A local improvement is a construction project that benefits your neighbourhood.
Local improvements can be the installation of streetlights, sidewalks, curbs and gutters, watermains, storm sewers, sanitary sewers, road surface improvements, noise walls, or other items as permitted by the Local Improvement Act.
If most neighbours agree to the improvement, the cost of the work is shared among all benefitting properties.
- How to Apply: The Local Improvement Act Project Process
Step 1: Initiation
Any property owner in Middlesex Centre can ask for a local improvement.
To initiate a local improvement, a property owner must apply to the municipality. The person who submits the request is called the "project initiator."
The application must specify:
- The property owner's name and contact information.
- The affected property address.
- The type of municipal servicing (streetlights, sidewalk, watermain, storm sewer, sanitary sewer, road surface improvement, noise wall, or other items as permitted by the Local Improvement Act)
- The reason for the request.
Most local improvements are initiated by property owners, but the municipality can also initiate a local improvement as well.
To apply, please complete the Local Improvement Initiation Application (attached at the bottom of this page) and submit it to Middlesex Centre Public Works & Engineering by mail, email or fax.
Step 2: Evaluation
The municipality will evaluate the request to see if it's technically and financially possible to complete.
For the municipality to approve a local improvement project for construction:
- Municipal staff must determine if the project is technically and financially feasible before issuing a petition.
- A sufficient petition must be verified and accepted by the Municipal Clerk.
- All land ownership and easement issues must be resolved.
- Adequate funding must be available and approved by Council.
Step 3: Completing and Circulating the Petition
If the project is technically and financially possible, the municipality will give an unsigned petition to the project initiator.
This petition will include:
- The project location and extent.
- Owners' names and mailing addresses.
- Descriptions of affected properties.
- All mandatory and optional fees.
- Total estimated cost for each property.
- The petition expiry date.
Circulating the petition for signatures
The project initiator is responsible for:
- Collecting the petition.
- Circulating the petition to the owners of all affected properties.
- Returning the completed petition to the municipality before the stated expiry date.
The project initiator may wish to contact their Ward Councillor during the petition process.
To be considered sufficient and counted in favor of the proposed works, a petition requires:
- Signatures of owners representing at least two-thirds of the affected properties and representing at least one-half of the assessed property value, in accordance with the Act.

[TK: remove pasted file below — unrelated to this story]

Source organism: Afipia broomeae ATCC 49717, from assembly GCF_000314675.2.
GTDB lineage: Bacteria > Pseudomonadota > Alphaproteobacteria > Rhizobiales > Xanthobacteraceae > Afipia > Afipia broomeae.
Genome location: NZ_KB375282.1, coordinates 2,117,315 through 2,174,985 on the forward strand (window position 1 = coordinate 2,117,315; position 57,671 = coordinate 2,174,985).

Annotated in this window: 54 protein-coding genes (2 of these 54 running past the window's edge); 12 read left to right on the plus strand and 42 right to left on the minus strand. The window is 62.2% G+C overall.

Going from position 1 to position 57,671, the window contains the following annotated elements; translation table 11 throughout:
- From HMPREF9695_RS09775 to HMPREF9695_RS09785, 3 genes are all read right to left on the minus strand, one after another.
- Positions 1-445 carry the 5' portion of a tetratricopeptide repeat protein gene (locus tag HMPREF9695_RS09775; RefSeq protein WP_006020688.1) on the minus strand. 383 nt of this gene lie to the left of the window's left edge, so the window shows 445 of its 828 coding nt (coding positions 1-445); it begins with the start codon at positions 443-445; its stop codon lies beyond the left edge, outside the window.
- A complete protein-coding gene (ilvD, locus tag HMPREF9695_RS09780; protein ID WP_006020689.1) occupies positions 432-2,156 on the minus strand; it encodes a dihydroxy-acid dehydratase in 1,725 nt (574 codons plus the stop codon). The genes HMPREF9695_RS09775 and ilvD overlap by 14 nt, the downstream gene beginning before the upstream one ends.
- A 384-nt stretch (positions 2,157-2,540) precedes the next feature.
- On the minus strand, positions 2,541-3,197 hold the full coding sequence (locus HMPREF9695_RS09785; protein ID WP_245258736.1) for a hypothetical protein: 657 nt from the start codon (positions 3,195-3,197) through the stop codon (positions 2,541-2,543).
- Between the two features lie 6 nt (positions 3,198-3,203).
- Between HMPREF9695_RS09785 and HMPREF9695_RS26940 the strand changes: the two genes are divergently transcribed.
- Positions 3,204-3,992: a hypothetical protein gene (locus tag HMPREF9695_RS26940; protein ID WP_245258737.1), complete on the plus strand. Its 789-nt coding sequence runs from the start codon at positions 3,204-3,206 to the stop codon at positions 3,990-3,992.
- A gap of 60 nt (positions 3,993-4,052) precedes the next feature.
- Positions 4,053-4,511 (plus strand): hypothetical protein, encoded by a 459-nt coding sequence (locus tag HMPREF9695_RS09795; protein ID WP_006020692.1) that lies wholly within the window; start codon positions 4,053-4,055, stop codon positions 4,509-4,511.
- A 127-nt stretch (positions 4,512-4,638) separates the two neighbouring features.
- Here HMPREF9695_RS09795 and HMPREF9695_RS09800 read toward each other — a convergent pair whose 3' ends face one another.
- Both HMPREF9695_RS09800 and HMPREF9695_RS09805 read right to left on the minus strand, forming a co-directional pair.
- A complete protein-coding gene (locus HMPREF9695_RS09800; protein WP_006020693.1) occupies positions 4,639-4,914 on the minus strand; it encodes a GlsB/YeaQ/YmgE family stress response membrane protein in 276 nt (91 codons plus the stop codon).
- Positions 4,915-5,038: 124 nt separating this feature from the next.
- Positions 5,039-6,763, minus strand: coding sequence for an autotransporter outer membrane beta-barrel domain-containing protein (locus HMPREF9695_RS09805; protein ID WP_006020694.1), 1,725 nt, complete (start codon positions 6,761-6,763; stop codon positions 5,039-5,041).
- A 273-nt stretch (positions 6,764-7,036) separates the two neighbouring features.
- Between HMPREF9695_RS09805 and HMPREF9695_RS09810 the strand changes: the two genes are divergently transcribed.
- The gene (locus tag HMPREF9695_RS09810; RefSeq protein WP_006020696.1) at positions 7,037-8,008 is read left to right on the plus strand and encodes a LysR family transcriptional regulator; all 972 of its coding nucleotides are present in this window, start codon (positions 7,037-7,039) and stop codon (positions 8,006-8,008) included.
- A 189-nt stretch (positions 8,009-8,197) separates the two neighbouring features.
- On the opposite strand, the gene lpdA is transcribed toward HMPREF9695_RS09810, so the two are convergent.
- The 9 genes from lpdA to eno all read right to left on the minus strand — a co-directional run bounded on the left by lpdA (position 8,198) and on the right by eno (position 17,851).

After the petition is signed
Once the municipality receives a sufficient petition, the proposed local improvement project is subject to Middlesex Centre Council approval and available funding.
If the petition is sufficient and Council approves the project, all affected properties – regardless of whether or not the owners signed the petition – are assessed the applicable charges and fees.
The municipality remains neutral on all local improvements, and will not encourage or discourage owners from signing a petition.
- Local Improvement Project Costs and Payments
The Municipal Act, 2001, established the provincial statutory guidelines for the administration of local improvements.
The Municipal Act gives council the authority to set a by-law to collect the owners' share of the project cost. The exact cost paid each owner for the proposed works is measured according to the Act, and any applicable municipal by-laws or policies. Property owners may pay their share of the project cost through local property taxes over 15 years with interest or through a lump sum payment once the project is complete.
The municipality will calculate an estimated project cost for local improvement projects. The estimated cost may include the following items depending on the nature of the improvement:
- applicable taxes
- contingency fees
- engineering design
The estimated cost is only an estimate. The actual cost will be determined from the lowest bid for the project.
All (100%) of the actual cost will be shared among the benefiting properties. Each property will pay a share of the actual cost based on the lot frontage. If there are irregularly shaped lots, in interest of fairness, the municipality will also use total property area to determine the division of the shared costs.
- For More Information
If you have questions about owner-initiated local improvements, please contact Middlesex Centre Public Works & Engineering.